Why were Pictish symbols carved into Trusty’s Hill, far to the south of where they usually occur? Investigation of a hillfort towering over the images reveals that the site developed into a prosperous centre in the 6th century AD, and may even have been at the heart of the lost kingdom of Rheged. If so, it seemingly attracted the envious eye of its neighbours in Northumbria.
Crosse & Blackwell found fame by offering customers a taste of the British Empire. The story of this company’s rise is one of celebrity chefs, new flavours from distant lands, and cutting-edge ways to prevent food from perishing prematurely. Excavation of the Crosse & Blackwell factory in London has revealed how changing tastes and technology led to its produce being shipped around the world.
The effects of international travel may also have made their mark on Pocklington, East Yorkshire. Discovery of a square-barrow cemetery has resulted in the first largescale investigation of such a site for 30 years. One of the deceased was buried with a chariot, a funerary tradition that seemingly betrays strong links with northern France.
At Worth Matravers in Dorset, the surprise finding is that activity on a hilltop overlooking the English Channel was not restricted to the Iron Age and Roman period as was once thought. Instead, it played out over 5,000 years and included some sumptuous prehistoric feasts.
Finally, Neolithic miners at Grime’s Graves showcase another side to prehistoric life. There, subterranean speculators braved hazardous conditions in search of the finest nodules of an essential raw material: flint.
IN THIS ISSUE:
Uncovering a lost British kingdom in Galloway
We investigate the enigmatic Pictish carvings of Trusty’s Hill, a hillfort in Dumfries and Galloway. This artwork was found much further south than usual, raising questions about whether the carvings are even genuine. And can they be connected to a lost kingdom?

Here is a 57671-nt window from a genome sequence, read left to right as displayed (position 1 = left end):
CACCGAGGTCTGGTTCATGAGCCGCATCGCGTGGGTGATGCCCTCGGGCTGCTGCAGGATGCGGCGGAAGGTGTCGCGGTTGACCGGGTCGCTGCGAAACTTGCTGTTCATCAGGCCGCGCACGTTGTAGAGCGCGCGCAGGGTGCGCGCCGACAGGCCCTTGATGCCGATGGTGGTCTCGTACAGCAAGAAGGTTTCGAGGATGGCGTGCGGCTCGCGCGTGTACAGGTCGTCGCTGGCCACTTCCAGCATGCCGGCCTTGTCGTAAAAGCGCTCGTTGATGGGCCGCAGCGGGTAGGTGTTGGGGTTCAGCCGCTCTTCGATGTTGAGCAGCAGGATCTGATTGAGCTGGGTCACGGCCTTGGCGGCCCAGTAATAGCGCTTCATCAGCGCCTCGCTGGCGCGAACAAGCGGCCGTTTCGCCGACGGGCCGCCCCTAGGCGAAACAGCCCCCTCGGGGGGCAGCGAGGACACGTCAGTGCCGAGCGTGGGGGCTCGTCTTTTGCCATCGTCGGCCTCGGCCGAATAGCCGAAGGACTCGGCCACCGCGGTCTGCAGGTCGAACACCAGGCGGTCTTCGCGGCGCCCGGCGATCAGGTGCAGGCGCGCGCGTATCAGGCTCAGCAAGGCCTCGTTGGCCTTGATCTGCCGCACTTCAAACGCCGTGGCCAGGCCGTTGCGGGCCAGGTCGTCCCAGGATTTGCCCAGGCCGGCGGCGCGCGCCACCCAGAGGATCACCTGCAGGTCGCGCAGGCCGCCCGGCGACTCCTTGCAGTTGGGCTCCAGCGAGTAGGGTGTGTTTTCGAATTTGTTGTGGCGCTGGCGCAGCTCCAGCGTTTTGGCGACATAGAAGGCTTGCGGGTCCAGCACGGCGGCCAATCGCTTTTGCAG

AN IRON AGE CHARIOT BURIAL
Excavating a square-barrow cemetery at Pocklington
Discoveries at Pocklington, East Yorkshire, look set to transform our understanding of an Iron Age culture. We explore a cemetery with a remarkable chariot burial and unusual grave goods, and the new insights into burial rituals recent excavations have provided.
Excavating Crosse & Blackwell
Nearly 200 years ago, Edmund Crosse and Thomas Blackwell set up their food-manufacturing company at Tottenham Court Road. Ahead of building a new ticket hall at the station as part of the Crossrail project, archaeological excavations have been carried out on the site, building a picture of how the firm’s premises functioned.
WHAT LIES BENEATH
Revealing 5,000 years of occupation at ‘Football Field’
Excavations at what was assumed to be a fairly ordinary Iron Age and Roman site in Worth Matravers have unearthed activity dating as far back as the Neolithic. We take a look at the long history of activity on a Dorset hilltop.
The secrets of Neolithic mining
The landscapes of sites like Grime’s Graves in Norfolk have been marked by Neolithic mining, but what went on below the cratered surface? And why did these ancient miners descend to dangerous depths for flint?
Dorset’s new-found Fame; Revealing Norton’s unusual Roman remains; Roman riches at Scotch Corner; Much Wenlock’s golden find; Rethinking the Uffington Horse; Archbishops emerge from Lambeth church; Reflections on archaeology; Finds tray
Joe Flatman excavates the CA archive
Laser-scanning in a Shropshire hamlet
Dress and Society; Neanderthals in Wales; An Anglo-Saxon Cemetery at Collingbourne Ducis, Wiltshire; The People of Early Winchester; Medieval Cross Slabs of Derbyshire; Secrets of the High Woods
Jorvik Viking Centre reopens
Chris Catling’s irreverent take on heritage issues
Andre Selkirk on computers and CA
The Académie Internationale de la Pipe (AIP)